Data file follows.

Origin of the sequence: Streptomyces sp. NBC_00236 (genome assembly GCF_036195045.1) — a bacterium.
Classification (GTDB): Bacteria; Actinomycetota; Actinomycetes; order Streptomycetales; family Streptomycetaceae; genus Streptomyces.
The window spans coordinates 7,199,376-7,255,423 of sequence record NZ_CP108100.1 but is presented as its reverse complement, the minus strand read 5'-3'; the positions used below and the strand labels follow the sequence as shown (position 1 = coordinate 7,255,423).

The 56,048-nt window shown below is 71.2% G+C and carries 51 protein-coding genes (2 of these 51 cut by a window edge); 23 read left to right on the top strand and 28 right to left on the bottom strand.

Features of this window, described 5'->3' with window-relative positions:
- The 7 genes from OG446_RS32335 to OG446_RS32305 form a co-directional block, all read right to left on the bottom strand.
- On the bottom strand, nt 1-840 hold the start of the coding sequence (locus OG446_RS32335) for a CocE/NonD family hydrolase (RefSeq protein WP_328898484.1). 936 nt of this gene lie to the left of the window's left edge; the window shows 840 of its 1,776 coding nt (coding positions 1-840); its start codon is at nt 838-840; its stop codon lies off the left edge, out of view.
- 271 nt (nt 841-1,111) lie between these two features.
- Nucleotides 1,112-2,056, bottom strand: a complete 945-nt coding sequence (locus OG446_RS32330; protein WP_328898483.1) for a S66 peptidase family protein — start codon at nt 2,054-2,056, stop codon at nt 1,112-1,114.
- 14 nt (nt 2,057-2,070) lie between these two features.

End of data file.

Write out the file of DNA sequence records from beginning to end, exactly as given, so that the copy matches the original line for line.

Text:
Origin of the sequence: Streptomyces sp. NBC_00236 (genome assembly GCF_036195045.1) — a bacterium.
Classification (GTDB): Bacteria; Actinomycetota; Actinomycetes; order Streptomycetales; family Streptomycetaceae; genus Streptomyces.
The window spans coordinates 7,199,376-7,255,423 of sequence record NZ_CP108100.1 but is presented as its reverse complement, the minus strand read 5'-3'; the positions used below and the strand labels follow the sequence as shown (position 1 = coordinate 7,255,423).

The 56,048-nt window shown below is 71.2% G+C and carries 51 protein-coding genes (2 of these 51 cut by a window edge); 23 read left to right on the top strand and 28 right to left on the bottom strand.

Features of this window, described 5'->3' with window-relative positions:
- The 7 genes from OG446_RS32335 to OG446_RS32305 form a co-directional block, all read right to left on the bottom strand.
- On the bottom strand, nt 1-840 hold the start of the coding sequence (locus OG446_RS32335) for a CocE/NonD family hydrolase (RefSeq protein WP_328898484.1). 936 nt of this gene lie to the left of the window's left edge; the window shows 840 of its 1,776 coding nt (coding positions 1-840); its start codon is at nt 838-840; its stop codon lies off the left edge, out of view.
- 271 nt (nt 841-1,111) lie between these two features.
- Nucleotides 1,112-2,056, bottom strand: a complete 945-nt coding sequence (locus OG446_RS32330; protein WP_328898483.1) for a S66 peptidase family protein — start codon at nt 2,054-2,056, stop codon at nt 1,112-1,114.
- 14 nt (nt 2,057-2,070) lie between these two features.